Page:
October 25, 2019 / 1:06 PM / 18 days ago

Colombian political clans seen set to win at Sunday's polls

BOGOTA (Reuters) - Colombians go to the polls on Sunday to choose provincial governors, mayors and regional legislators in elections that could influence the 2022 presidential contest, following campaigning marred by violent attacks on candidates.

A supporter holds a flag of the candidate for mayor of Bogota, Miguel Uribe, in Bogota, Colombia October 24, 2019. REUTERS/Luisa Gonzalez

The vote is likely to emphasise the power of regional political families rather than parties, analysts told Reuters, especially as many candidates are backed by coalitions composed of rival factions.

The winners will be well-placed to influence national contests in 2022, experts said.

Unlike last year’s presidential elections, when voters largely split between left and right-wing candidates, President Ivan Duque’s Democratic Center party and leftist parties will have only limited wins, said Ariel Avila of the Peace and Reconciliation Foundation thinktank.

“Everything seems to indicate that political machines have aligned, organised and political clans will win,” he said.

It is not unusual for disparate factions to unite behind candidates for local elections in Colombia, giving regional power-brokers more sway with presidential contenders to negotiate benefits for their areas.

About 36.6 million people are eligible to vote for their choice of 32 governors, more than 1,000 mayors and thousands of regional and local legislative positions, government figures show.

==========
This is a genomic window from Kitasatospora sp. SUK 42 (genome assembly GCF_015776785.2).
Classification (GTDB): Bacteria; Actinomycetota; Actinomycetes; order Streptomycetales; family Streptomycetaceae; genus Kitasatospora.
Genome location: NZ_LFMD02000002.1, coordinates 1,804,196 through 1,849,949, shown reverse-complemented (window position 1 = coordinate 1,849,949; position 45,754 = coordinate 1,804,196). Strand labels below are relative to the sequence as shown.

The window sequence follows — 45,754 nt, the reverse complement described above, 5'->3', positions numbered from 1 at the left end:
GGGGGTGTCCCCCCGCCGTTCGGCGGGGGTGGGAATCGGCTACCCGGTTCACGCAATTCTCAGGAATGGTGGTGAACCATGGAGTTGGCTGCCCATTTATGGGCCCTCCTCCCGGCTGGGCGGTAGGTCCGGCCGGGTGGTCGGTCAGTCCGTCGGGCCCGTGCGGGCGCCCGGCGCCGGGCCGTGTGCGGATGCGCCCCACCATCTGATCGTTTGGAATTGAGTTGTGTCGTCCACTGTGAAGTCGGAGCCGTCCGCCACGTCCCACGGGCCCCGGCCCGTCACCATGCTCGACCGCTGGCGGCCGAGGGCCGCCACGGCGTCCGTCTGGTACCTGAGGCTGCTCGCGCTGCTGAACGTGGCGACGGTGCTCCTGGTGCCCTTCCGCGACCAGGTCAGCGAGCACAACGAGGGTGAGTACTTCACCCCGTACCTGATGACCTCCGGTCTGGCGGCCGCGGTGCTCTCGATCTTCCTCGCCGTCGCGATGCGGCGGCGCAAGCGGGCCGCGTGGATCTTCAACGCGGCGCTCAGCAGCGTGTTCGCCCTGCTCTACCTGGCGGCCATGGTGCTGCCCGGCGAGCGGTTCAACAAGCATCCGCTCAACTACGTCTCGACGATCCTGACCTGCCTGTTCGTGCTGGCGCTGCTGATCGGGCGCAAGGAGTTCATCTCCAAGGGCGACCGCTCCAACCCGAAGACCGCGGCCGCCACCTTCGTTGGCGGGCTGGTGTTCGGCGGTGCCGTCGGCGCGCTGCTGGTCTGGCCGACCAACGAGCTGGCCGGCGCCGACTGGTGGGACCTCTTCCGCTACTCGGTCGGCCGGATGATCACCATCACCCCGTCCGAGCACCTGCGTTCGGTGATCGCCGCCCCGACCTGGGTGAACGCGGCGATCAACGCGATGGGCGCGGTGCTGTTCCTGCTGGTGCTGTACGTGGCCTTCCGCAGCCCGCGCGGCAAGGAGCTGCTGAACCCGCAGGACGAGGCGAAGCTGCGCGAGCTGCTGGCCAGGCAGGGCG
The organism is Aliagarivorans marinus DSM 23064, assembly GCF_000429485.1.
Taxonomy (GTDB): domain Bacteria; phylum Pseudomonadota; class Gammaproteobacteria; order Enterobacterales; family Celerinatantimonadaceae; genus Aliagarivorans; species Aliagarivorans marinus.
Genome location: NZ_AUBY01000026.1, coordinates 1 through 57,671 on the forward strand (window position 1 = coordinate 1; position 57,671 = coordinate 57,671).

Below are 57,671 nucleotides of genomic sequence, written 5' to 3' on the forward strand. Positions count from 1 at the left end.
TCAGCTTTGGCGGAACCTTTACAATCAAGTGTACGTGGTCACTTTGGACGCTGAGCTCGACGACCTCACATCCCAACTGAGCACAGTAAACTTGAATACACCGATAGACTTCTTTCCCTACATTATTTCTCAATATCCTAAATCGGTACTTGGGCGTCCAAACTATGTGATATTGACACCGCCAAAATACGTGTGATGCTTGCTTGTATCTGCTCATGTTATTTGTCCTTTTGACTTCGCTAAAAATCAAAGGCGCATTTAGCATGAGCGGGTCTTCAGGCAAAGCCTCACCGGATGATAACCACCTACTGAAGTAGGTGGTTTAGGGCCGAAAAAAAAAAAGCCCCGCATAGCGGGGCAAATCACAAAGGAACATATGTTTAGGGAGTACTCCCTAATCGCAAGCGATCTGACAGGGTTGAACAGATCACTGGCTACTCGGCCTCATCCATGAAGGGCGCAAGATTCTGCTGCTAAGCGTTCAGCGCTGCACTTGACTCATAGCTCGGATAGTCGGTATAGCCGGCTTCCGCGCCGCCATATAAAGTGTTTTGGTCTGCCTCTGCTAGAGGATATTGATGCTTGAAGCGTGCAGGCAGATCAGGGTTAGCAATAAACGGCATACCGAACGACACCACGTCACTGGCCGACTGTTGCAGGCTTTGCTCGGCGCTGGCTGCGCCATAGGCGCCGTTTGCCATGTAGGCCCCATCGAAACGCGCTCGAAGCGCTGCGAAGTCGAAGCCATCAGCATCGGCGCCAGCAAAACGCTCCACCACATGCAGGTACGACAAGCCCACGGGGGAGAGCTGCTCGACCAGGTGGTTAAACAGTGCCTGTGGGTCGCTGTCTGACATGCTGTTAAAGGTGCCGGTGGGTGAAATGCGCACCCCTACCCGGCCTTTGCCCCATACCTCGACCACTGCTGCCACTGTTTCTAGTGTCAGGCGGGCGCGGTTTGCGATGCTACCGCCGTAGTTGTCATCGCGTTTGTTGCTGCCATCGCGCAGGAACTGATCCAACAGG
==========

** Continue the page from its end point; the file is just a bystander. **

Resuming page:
Seven candidates have been killed, a dozen attacked and more than 100 threatened, says voting rights group the Electoral Observation Mission (MOE).

That compares with the five candidates killed in the last round of regional and local elections in 2015.

“Local elections are really where political power in this country is in play,” said the MOE’s Alejandra Barrios. “They are the start, what structures the next elections, which are legislative and presidential.”

The elections would show the power of political clans, she added.

Colombia’s best-known clan is the Char family of business tycoons who dominate politics in the coastal province of Atlantico and its capital, the port city of Barranquilla.

Their candidates have held the mayor’s office for more than a decade and their current pick is leading the polls.

The diverse local alliances backing candidates make the election “atypical”, Interior Minister Nancy Patricia Gutierrez told Reuters, adding that about 142,000 police and military will safeguard Sunday’s voters.

The government has blamed attacks on candidates on rebels of the leftist National Liberation Army (ELN), dissident guerrillas from the Revolutionary Armed Forces of Colombia (FARC) who rejected a peace deal and crime gangs founded by former right-wing paramilitaries.

“There are organised armed groups interested in capturing territory through (political) leaders who facilitate illegal activities,” Gutierrez said.

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Armed groups, like political dynasties, may also want to use influence with mayors and governors to win lucrative public contracts, said Avila.

Once clans have power they are often loathe to surrender it, he said, instead bringing in relatives or allies as successors.

“Whoever has control of the mayor’s office or the province has a 50% probability of leaving a successor because of the levels of contracting and the economic resources that gives,” Avila said.

Reporting by Luis Jaime Acosta; Writing by Julia Symmes Cobb; Editing by Clarence Fernandez

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